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In 2016, Terelle Cadd was stacking boxes at a UPS warehouse and pursuing an associate degree in business. Realizing his current path wasn’t fulfilling, he boldly chose to switch his major to engineering. Why? Because he wanted to make a difference in the world.

The switch wasn’t easy. A “C” student in high school, Terelle had to enroll in remedial-level math courses to get up to speed. Despite wanting to drop out because he felt “so far behind,” his dream pulled him through, and he completed his first set of engineering courses at the top of his class. In 2019, Terelle earned his Associate of Science degree from Virginia Western Community College and secured an internship at NASA’s Langley Research Center – his first opportunity to apply his STEM knowledge to real-world problems to come up with important solutions. During this internship, he achieved another first – presenting his work at an American Institute of Aeronautics and Astronautics (AIAA) Student Conference, where he met his mentor, Dr. Elizabeth Ward, NASA’s Program Director for Multidisciplinary Research Projects.

After his first internship, Terelle transferred to Virginia Tech’s Department of Aerospace and Ocean Engineering (AOE) program where he had multiple internship opportunities with NASA’s Academy Team through Dr. Ward. He worked on rovers designed to explore locations unsafe for humans and was part of a team that used NASA technology to assist firefighters by developing an image-processing algorithm for drone technology that could detect and plot wildfire perimeters in real time. Terelle and his team presented their work at AIAA’s SciTech Forum and the Tactical Fire Remote Sensing Advisory Committee (TFRSAC) Conference. They all received positive feedback from wildland firefighting agencies, such as the U.S. Forest Services, and were invited to continue their projects.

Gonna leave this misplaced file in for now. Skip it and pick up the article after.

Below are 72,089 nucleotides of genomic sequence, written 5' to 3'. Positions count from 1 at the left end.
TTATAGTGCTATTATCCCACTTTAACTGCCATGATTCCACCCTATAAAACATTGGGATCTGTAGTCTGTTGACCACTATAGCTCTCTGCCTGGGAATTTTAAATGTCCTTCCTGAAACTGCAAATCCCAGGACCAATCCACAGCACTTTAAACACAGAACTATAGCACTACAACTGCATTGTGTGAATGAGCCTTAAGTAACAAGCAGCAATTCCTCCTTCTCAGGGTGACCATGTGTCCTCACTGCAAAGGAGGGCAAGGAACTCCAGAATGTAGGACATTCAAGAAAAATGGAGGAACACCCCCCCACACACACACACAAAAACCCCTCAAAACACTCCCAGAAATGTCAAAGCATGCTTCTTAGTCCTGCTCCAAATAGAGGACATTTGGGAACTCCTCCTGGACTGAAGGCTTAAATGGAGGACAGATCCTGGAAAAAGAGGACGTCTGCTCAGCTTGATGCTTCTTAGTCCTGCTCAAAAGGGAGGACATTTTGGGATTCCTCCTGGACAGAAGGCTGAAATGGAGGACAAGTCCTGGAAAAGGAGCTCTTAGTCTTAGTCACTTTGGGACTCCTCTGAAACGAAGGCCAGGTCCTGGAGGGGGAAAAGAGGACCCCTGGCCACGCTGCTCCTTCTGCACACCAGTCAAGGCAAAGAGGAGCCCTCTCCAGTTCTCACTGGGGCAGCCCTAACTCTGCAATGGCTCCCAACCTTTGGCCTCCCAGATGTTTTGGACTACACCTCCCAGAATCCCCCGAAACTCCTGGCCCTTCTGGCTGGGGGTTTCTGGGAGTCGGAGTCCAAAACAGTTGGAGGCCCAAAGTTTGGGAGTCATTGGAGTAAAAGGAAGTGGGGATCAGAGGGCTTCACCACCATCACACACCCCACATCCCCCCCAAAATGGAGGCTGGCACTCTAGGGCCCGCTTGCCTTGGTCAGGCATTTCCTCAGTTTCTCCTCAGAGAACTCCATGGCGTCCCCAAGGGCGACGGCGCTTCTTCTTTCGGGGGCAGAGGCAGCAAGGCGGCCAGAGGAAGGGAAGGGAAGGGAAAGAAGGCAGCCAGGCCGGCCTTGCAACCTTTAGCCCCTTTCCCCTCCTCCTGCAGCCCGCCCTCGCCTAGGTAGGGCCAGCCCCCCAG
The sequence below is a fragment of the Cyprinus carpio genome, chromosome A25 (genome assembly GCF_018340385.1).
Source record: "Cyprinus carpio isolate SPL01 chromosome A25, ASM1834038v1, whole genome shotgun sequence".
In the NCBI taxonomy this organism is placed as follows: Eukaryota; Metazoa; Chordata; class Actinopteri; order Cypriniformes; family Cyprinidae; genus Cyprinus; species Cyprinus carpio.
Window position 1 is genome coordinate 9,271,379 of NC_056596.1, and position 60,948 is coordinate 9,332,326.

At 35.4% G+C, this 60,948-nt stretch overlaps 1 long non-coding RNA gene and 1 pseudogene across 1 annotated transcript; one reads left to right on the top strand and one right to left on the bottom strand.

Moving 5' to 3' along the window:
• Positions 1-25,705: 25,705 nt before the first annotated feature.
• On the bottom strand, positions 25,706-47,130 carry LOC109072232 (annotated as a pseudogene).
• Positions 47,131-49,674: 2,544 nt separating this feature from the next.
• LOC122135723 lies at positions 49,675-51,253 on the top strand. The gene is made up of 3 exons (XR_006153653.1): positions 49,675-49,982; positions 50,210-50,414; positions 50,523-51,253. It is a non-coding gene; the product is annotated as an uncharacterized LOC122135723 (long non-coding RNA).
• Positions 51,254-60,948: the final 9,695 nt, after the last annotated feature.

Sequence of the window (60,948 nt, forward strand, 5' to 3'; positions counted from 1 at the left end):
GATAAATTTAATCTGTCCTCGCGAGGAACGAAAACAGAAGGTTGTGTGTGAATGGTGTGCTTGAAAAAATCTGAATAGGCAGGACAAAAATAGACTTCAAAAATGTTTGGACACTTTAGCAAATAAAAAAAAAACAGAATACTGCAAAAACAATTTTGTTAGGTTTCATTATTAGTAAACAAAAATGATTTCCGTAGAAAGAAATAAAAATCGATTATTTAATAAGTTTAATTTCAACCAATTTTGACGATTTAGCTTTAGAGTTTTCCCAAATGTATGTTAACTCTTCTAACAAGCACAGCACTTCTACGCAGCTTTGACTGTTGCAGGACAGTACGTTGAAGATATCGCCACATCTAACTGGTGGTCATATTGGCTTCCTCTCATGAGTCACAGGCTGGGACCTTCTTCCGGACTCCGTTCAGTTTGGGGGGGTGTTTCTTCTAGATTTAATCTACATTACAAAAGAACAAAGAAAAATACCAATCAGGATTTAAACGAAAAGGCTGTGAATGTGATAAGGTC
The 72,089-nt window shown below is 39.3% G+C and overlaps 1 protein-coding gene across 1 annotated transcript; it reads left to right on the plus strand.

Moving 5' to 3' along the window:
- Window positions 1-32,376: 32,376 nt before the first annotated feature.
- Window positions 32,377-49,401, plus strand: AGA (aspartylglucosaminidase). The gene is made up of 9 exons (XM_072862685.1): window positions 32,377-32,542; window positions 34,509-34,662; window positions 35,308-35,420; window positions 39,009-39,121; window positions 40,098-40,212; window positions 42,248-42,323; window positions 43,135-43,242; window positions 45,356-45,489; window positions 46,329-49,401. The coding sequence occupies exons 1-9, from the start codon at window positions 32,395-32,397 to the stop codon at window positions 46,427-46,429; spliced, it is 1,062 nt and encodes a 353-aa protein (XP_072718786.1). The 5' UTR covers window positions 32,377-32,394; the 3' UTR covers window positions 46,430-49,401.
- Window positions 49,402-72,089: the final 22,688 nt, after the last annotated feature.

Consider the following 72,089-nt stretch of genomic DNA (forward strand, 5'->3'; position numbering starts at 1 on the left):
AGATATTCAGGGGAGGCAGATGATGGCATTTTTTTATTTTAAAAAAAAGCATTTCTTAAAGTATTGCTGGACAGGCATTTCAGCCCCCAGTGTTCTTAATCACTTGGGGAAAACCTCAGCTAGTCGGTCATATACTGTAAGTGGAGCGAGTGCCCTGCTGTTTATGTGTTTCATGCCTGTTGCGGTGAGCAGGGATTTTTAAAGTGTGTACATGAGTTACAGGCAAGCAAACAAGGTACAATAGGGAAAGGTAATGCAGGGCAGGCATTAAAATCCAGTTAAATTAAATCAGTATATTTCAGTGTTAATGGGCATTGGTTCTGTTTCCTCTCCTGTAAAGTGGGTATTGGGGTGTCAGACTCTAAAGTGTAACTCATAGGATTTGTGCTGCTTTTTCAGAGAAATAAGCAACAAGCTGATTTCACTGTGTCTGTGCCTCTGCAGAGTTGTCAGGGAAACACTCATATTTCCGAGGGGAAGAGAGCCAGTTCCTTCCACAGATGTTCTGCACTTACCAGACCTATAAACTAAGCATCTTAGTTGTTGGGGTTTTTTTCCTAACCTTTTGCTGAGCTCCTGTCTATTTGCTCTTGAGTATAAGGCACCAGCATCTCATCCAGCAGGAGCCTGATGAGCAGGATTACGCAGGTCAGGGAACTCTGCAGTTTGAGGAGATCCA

During summer 2021, when he was working on wildfire technology, Terelle’s life changed again when he was named Virginia Tech’s Astronaut Scholar. As someone who had to hold a job in order to pay for college, the Astronaut Scholarship allowed Terelle to take a semester off work to focus solely on his studies. In May 2022, Terelle graduated from Virginia Tech with a 4.0 GPA and was named “outstanding senior.” He plans to continue his studies at Virginia Tech while pursuing a Ph.D. in Aerospace Engineering.

Terelle is grateful to the Astronaut Scholarship Foundation for its immense opportunities. At the 2021 Innovator’s Gala, he relished engaging with astronauts and other successful STEM leaders who were all eager to answer his questions and offer advice.

“ASF also introduced me to a network of hardworking, like-minded students,” he said. “We each come from different backgrounds, but we share a passion for changing the world for the better. I feel like I’ve joined a second family. Any time we need advice, there is always someone willing to help who is just a call or text away. ASF took a chance with me. I hope to pay it forward by encouraging others to be the best version of themselves and help them redefine what they believe is possible with their lives.”

Click here to read more of Terelle Cadd’s story

Astronaut Scholars


    The Astronaut Scholarship Foundation (ASF) has awarded 700+ scholars from 45 universities across the nation. Astronaut Scholarships are awarded to students in their junior and senior year of college studying science, technology, engineering, or mathematics with the intent to pursue research or advance their field upon completion of their final degree. Astronaut Scholars are among the best and brightest minds in STEM who show initiative, creativity, and excellence in their chosen field.

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